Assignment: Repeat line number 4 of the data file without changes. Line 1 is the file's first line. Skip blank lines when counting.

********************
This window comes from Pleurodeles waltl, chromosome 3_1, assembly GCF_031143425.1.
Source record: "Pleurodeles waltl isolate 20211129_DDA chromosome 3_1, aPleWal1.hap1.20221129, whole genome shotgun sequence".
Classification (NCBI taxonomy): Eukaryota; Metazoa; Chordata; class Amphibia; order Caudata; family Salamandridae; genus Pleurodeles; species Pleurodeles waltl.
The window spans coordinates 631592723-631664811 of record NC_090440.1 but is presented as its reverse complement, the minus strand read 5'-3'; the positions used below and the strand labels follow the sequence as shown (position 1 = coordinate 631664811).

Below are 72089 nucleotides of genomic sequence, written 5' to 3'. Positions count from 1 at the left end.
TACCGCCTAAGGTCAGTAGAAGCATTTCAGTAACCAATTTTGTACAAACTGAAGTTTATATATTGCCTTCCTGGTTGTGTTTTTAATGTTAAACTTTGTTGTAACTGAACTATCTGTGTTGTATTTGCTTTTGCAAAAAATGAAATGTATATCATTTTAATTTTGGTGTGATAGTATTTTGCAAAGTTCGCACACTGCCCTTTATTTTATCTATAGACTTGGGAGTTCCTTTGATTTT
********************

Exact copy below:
The window spans coordinates 631592723-631664811 of record NC_090440.1 but is presented as its reverse complement, the minus strand read 5'-3'; the positions used below and the strand labels follow the sequence as shown (position 1 = coordinate 631664811).